These are some of many success stories as the people of the Philippines rebuild. Together we are helping families in the Philippines recover disaster and “build back better.” We thank you for your continued support.


Residents of Balud using their new water tap
Residents of Balud using their new water tap
A community hygiene awareness session
A community hygiene awareness session


In the wake of Haiyan, RI’s Rapid Emergency Deployment (RED) Team immediately deployed to the hardest hit areas to provide urgent primary medical care. The team provided medical treatment to over 3,700 patients and psychological support to more than 500 patients in the aftermath of the storm. A portion of our team was stationed at the Carigara District Hospital near Tacloban where they helped staff the hospital until it returned to functionality.

Exciting developments are underway as the Carigara District Hospital has begun operating at nearly full capacity for the first time since the Haiyan. Recently, the hospital performed its first operation in the newly-restored operating room—a birth! The hospital currently serves approximately 215,000 people in six towns.

Success stories like this are becoming more common as the people of Philippines rebuild, but a long road of recovery remains for millions of families. The widespread destruction of critical infrastructure following Haiyan resulted in millions of displaced people without access to essential services such as electricity, healthcare, sanitation facilities, and clean water. To meet these needs, RI scaled up its efforts and is currently implementing a water, sanitation, and hygiene (WASH) program specifically focusing on inland villages on the island of Leyte. Leyte, among the most devastated areas with nearly 1.6 million residents, lacks functioning toilets in many areas and access to potable water is limited. RI’s team is currently helping provide access to safe drinking water, supplying hygiene and sanitation facilities, and conducting hygiene awareness education. The project has a special focus on improving drinking water, latrines/sanitation, and hygiene awareness in schools.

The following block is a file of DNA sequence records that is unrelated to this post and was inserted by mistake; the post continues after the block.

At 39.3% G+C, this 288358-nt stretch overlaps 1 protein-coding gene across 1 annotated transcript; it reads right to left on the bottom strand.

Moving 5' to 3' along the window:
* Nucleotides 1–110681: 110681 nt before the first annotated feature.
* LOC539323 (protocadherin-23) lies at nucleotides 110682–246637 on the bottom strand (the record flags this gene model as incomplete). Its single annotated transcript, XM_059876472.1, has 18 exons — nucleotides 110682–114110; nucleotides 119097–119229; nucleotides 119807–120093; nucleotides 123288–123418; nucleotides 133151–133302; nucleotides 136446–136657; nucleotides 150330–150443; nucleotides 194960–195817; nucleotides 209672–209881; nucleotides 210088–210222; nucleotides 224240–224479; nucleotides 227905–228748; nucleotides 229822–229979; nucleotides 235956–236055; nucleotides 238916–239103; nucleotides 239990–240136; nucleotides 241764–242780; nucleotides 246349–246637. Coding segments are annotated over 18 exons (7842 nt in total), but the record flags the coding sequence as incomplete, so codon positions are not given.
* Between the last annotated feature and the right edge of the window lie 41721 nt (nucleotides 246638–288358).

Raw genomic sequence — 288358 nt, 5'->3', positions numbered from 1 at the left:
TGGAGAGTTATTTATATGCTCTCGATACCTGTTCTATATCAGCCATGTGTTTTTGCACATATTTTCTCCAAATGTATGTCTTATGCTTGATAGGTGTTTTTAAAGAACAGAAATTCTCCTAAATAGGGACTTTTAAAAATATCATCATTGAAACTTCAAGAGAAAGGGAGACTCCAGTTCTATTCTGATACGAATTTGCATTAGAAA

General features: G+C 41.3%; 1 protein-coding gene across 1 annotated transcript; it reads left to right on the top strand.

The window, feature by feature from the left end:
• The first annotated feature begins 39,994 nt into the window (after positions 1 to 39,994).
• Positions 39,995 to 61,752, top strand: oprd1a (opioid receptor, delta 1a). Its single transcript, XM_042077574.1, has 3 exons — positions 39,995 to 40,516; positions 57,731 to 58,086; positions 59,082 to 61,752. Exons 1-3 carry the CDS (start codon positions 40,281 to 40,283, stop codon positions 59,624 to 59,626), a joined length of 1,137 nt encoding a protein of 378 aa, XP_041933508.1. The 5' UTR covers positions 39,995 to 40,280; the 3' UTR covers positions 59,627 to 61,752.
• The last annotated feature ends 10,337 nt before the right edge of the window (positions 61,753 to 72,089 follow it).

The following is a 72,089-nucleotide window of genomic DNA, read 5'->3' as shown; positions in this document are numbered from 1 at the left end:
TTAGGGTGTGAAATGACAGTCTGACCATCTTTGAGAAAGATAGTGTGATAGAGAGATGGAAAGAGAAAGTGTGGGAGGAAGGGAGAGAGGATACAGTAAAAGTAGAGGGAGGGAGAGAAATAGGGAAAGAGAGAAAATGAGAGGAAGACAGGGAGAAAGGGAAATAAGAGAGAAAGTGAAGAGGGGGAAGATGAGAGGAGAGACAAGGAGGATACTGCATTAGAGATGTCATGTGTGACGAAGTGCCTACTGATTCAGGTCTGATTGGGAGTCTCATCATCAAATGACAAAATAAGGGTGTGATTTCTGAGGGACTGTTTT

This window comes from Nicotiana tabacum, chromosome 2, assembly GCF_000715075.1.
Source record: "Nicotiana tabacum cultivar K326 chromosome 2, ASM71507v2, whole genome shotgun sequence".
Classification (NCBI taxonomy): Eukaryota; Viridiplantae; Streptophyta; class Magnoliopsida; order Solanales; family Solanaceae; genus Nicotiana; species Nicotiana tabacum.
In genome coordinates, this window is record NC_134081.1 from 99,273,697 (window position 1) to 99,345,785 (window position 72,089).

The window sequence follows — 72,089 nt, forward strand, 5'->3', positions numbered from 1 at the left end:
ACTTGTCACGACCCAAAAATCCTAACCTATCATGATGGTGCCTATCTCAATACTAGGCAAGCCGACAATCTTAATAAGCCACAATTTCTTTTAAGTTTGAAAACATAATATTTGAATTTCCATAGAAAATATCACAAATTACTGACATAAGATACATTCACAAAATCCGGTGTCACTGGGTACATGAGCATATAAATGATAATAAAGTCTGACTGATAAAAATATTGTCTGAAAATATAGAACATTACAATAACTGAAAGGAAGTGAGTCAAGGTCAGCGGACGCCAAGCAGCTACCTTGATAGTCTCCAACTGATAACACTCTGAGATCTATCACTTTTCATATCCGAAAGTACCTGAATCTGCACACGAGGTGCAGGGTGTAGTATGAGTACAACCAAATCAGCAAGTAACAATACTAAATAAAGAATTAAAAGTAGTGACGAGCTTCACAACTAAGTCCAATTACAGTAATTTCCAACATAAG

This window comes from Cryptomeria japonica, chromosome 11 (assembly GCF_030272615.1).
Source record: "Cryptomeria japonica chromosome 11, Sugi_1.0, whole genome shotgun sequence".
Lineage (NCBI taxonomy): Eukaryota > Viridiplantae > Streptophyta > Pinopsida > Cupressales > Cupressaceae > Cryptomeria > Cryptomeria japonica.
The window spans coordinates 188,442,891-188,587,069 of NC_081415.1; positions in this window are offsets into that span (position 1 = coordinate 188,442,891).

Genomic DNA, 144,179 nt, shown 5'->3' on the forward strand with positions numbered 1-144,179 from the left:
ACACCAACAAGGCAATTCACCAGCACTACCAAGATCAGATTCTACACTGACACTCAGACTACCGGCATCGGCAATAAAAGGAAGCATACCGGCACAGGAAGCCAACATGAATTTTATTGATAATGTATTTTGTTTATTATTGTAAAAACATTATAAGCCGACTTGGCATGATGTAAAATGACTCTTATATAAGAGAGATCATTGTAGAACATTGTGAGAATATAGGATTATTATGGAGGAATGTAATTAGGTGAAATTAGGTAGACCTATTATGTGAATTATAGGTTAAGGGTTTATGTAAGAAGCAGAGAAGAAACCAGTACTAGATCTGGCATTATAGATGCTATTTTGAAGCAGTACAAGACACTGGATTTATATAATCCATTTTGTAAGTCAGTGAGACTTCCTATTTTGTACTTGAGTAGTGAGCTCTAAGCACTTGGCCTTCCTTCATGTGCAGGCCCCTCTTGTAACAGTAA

Haiyan had a severe effect upon agriculture, particularly for the country’s coconut production. In fact, some areas experienced an 84 percent loss in agriculture. To prevent future devastation, RI plans to launch projects that work with local communities to replant coconut, a main livelihood source for many Filipinos, using an intercropping scheme to strengthen the coconut trees’ resistance to high winds.

Your continued support allows our team to reach more families and has helped us scale up long-term recovery efforts. Our team would like to extend a big thank you those who have already joined us in support. Together, we can continue to help families recover and rebuild from disaster.